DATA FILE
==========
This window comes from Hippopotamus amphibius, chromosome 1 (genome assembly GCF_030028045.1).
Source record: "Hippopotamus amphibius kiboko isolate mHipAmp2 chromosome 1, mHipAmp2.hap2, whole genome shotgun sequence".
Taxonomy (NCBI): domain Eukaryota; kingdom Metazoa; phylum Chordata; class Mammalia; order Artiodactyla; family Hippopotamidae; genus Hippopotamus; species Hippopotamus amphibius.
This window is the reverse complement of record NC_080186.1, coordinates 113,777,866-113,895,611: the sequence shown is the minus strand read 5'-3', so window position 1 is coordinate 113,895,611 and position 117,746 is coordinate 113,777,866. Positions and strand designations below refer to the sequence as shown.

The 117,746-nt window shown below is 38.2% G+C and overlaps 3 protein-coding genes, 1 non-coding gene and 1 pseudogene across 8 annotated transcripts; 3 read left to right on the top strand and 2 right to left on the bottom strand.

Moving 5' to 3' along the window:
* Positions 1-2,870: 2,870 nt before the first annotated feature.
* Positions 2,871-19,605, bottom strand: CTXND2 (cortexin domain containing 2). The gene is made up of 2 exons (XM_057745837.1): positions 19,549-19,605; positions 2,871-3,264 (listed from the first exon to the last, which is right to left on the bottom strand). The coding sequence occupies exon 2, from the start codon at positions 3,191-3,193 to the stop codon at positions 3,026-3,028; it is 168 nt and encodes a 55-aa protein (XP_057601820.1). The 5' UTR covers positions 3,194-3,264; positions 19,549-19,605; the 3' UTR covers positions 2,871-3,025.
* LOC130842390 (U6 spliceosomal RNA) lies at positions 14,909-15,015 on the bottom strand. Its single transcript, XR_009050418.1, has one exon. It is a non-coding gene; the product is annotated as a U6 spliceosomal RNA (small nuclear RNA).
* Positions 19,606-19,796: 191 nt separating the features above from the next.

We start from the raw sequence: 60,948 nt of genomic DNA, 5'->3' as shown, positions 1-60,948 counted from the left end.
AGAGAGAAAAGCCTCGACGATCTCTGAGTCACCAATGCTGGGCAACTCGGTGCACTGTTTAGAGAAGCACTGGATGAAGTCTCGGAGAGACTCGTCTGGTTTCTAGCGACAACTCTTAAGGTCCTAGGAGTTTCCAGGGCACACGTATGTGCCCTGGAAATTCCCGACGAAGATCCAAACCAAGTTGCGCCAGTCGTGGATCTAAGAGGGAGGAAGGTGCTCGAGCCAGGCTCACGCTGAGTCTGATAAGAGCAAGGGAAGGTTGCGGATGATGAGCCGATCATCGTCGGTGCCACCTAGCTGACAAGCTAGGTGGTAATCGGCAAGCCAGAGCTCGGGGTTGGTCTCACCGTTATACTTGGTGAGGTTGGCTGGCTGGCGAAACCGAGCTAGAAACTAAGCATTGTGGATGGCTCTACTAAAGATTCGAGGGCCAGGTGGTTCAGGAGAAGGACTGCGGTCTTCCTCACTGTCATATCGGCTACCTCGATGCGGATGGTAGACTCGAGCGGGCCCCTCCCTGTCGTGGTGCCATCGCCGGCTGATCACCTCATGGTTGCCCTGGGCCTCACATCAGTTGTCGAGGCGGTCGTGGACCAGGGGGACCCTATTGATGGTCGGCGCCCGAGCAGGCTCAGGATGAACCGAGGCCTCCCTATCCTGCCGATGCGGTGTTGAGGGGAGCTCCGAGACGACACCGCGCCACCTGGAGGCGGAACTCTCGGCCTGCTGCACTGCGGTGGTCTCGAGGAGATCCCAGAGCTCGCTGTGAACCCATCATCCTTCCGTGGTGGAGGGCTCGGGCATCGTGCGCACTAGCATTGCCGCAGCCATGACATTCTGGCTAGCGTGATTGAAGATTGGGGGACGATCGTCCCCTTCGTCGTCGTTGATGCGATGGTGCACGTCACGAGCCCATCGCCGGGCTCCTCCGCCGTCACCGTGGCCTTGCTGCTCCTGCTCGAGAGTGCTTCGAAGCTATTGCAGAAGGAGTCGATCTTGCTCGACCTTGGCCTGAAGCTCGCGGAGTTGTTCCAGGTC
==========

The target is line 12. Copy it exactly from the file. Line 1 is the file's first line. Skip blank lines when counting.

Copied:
AGAGAGAAAAGCCTCGACGATCTCTGAGTCACCAATGCTGGGCAACTCGGTGCACTGTTTAGAGAAGCACTGGATGAAGTCTCGGAGAGACTCGTCTGGTTTCTAGCGACAACTCTTAAGGTCCTAGGAGTTTCCAGGGCACACGTATGTGCCCTGGAAATTCCCGACGAAGATCCAAACCAAGTTGCGCCAGTCGTGGATCTAAGAGGGAGGAAGGTGCTCGAGCCAGGCTCACGCTGAGTCTGATAAGAGCAAGGGAAGGTTGCGGATGATGAGCCGATCATCGTCGGTGCCACCTAGCTGACAAGCTAGGTGGTAATCGGCAAGCCAGAGCTCGGGGTTGGTCTCACCGTTATACTTGGTGAGGTTGGCTGGCTGGCGAAACCGAGCTAGAAACTAAGCATTGTGGATGGCTCTACTAAAGATTCGAGGGCCAGGTGGTTCAGGAGAAGGACTGCGGTCTTCCTCACTGTCATATCGGCTACCTCGATGCGGATGGTAGACTCGAGCGGGCCCCTCCCTGTCGTGGTGCCATCGCCGGCTGATCACCTCATGGTTGCCCTGGGCCTCACATCAGTTGTCGAGGCGGTCGTGGACCAGGGGGACCCTATTGATGGTCGGCGCCCGAGCAGGCTCAGGATGAACCGAGGCCTCCCTATCCTGCCGATGCGGTGTTGAGGGGAGCTCCGAGACGACACCGCGCCACCTGGAGGCGGAACTCTCGGCCTGCTGCACTGCGGTGGTCTCGAGGAGATCCCAGAGCTCGCTGTGAACCCATCATCCTTCCGTGGTGGAGGGCTCGGGCATCGTGCGCACTAGCATTGCCGCAGCCATGACATTCTGGCTAGCGTGATTGAAGATTGGGGGACGATCGTCCCCTTCGTCGTCGTTGATGCGATGGTGCACGTCACGAGCCCATCGCCGGGCTCCTCCGCCGTCACCGTGGCCTTGCTGCTCCTGCTCGAGAGTGCTTCGAAGCTATTGCAGAAGGAGTCGATCTTGCTCGACCTTGGCCTGAAGCTCGCGGAGTTGTTCCAGGTC